Tuesday, November 29, 2005

Lesson from a Monster Truck

I’d like to think that as a driver I check my mirrors regularly. If I had, though, it wouldn’t have seemed that this monster truck appeared out of nowhere. The truck filled my mirror so suddenly that I actually jumped in my seat.

I was doing 40 in the left lane. 40 is the posted speed limit, and I had previously received a warning for driving over 40 on that exact stretch of road. I wanted to hit the approaching onramp, though, and there wasn’t space to move over and let the truck past.

The driver of the truck didn’t seem interested in doing 40.

For a second I felt like that big old truck was trying to intimidate me in my little Honda. I could see the driver’s eyes in the top of my mirror, and he didn’t look too menancing, yet I felt pressured to speed up or get out of the way. I was willing to do neither.

I didn’t get run over. I was passed very soon after entering the highway, but whether the police stop a monster truck for speeding is their business, not mine.

I realized I too often and too easily suppose that drivers of large vehicles intend to intimidate those of us who drive small cars. Surely some of them do, but it is unfair for me to attribute such motive to every driver of every large vehicle.

Then I realized that it isn’t just with cars, trucks, and traffic that this happens. It is easy in any of our relationships to attribute motive, to assume we know the thoughts and intents of the other person. Very often we do so unfairly. Too often relationships are broken and even ended for just such presumption.

I know I wouldn’t want someone assuming my motivation. I will practice, then, treating others as I want to be treated.

3 Comments:

At 8:48 PM, Blogger St.Phransus said...

i'm glad you wrote this. just today my wife, kids and i were coming out burger king from lunch and there was a woman who was just standing beside our car in a very awkward way. as we made our way to the car it seemed apparent to both my wife and myself that something was up. she didnt seem to know if she should play it off and stand there or walk away.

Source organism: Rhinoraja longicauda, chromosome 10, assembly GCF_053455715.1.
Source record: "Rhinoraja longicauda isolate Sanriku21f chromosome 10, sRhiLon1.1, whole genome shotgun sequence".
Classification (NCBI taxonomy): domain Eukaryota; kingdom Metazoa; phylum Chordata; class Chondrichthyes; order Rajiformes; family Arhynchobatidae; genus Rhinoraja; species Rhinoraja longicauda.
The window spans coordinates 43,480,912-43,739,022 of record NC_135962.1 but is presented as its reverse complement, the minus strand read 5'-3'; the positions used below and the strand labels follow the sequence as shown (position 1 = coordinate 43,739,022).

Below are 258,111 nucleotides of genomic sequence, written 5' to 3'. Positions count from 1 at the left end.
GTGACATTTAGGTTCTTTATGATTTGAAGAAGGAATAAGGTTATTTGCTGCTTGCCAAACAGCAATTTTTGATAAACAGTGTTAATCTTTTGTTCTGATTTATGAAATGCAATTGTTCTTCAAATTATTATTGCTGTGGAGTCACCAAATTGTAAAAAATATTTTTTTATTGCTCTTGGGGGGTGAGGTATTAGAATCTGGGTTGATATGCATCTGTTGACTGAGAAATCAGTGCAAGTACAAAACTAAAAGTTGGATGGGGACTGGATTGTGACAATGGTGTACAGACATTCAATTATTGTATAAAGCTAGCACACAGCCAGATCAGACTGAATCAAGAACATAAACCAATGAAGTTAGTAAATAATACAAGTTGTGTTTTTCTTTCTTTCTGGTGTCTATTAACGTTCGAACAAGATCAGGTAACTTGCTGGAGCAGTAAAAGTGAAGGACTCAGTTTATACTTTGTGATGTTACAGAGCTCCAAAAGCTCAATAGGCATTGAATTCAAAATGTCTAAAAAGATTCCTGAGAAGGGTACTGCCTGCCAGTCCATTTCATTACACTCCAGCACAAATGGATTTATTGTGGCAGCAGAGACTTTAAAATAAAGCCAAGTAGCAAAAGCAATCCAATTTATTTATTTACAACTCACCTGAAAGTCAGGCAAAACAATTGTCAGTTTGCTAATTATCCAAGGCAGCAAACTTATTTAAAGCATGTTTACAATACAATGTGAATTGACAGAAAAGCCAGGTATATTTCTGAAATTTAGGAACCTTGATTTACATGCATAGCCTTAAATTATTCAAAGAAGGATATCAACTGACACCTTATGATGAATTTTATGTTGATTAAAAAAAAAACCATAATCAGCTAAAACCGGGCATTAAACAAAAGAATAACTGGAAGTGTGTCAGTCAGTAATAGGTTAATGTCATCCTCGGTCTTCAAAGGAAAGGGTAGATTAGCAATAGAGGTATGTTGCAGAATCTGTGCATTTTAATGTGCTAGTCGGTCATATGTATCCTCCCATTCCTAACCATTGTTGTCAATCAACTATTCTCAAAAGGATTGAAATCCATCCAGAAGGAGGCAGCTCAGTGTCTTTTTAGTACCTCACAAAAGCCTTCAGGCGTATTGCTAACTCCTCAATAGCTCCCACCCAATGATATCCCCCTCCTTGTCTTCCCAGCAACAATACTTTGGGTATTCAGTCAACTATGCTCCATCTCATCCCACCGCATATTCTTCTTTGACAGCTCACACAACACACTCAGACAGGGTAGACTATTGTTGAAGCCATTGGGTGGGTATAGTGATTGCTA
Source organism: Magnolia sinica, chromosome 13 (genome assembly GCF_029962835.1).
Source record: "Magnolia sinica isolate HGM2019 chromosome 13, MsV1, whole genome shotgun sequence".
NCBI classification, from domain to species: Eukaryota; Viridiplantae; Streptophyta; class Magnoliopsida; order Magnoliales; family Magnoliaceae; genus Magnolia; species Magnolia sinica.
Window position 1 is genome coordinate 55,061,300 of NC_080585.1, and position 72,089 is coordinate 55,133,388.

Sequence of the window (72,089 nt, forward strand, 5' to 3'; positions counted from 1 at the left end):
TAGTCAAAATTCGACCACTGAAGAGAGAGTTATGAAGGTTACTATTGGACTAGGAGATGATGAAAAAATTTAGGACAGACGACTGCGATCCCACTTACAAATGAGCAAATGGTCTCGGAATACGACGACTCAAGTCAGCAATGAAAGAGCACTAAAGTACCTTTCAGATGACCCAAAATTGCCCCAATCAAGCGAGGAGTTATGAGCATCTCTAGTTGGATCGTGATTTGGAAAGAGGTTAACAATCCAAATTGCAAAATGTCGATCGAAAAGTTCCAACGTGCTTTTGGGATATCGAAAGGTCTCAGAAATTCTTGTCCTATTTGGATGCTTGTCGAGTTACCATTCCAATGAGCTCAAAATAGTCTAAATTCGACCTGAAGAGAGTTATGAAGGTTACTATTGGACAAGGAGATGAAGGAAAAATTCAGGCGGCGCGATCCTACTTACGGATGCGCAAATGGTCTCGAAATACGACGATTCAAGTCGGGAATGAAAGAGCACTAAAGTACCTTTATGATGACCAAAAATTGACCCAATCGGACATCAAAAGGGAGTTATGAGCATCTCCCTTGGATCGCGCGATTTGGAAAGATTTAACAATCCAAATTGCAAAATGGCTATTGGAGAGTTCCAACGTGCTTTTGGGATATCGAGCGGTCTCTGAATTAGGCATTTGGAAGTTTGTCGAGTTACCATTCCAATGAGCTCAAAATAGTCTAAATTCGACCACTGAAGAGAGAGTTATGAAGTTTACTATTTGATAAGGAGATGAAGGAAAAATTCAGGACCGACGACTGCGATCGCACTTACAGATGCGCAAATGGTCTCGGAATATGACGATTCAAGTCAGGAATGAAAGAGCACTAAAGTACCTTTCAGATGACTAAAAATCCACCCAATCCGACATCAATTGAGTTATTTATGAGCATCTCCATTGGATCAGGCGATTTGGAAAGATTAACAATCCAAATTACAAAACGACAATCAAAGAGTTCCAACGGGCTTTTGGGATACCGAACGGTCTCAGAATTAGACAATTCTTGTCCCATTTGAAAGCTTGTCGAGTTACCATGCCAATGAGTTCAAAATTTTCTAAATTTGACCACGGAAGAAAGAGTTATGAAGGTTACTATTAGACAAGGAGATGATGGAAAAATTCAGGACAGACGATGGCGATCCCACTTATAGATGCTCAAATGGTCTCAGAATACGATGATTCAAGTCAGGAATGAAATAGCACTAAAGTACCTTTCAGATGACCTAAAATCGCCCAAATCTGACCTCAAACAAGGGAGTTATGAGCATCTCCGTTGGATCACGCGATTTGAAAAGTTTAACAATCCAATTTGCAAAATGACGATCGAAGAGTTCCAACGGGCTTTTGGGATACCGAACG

well we drove away and i told my wife, "that was strange".

well in my mind i had immediately come to the conclusion that this woman had the intentions of snooping in our car but i had no proof except for the awkward vibe. i guess i'll need to deal with that one in prayer tonight. thanks.

shalom,
jonathon

 
At 6:48 AM, Blogger Richard H said...

I think one reason we're often so quick to attribute motives to others is that our own motives are so transparent to us we overestimate our abilities. Part of maturity (maturity in Christ - and in life in general) is learnign that our own motives aren't always as transparent as we might think and then inferring from that that our guesses (calling it "guessing" is progress already) about others might be wrong. I suppose it can work the other way around as well - perhaps we can learn that our attribution of motive to others has been erroneous and move from that to the thought that our own aren't as simple as they purport.

Part of what's going on in attributing motive is the construction of a narrative of intelligibility: a story that answers the question, "What is going on here?" While a broader experience of life provides more fodder for the construction of these narratives, we still often find ourselves in situations that make no sense. One of my long time arguments is that Christians ought to work to live lives - individually and together - that make no sense to the world - a life that leaves the world puzzling over a possible narrative explanation. Such puzzlement requires not only that our actions/lives not be explainable by recourse to normal worldly life, but also that what we do be interesting enough to elicit their interest and curiosity. This happened over and over in the Book of Acts, giving the early Christians opportunity to get up and proclaim Jesus.

 
At 6:55 AM, Blogger John said...

You did well by standing your ground. And your comparison is apt. Some are very inclinded to bully others, and we cannot permit it.

 

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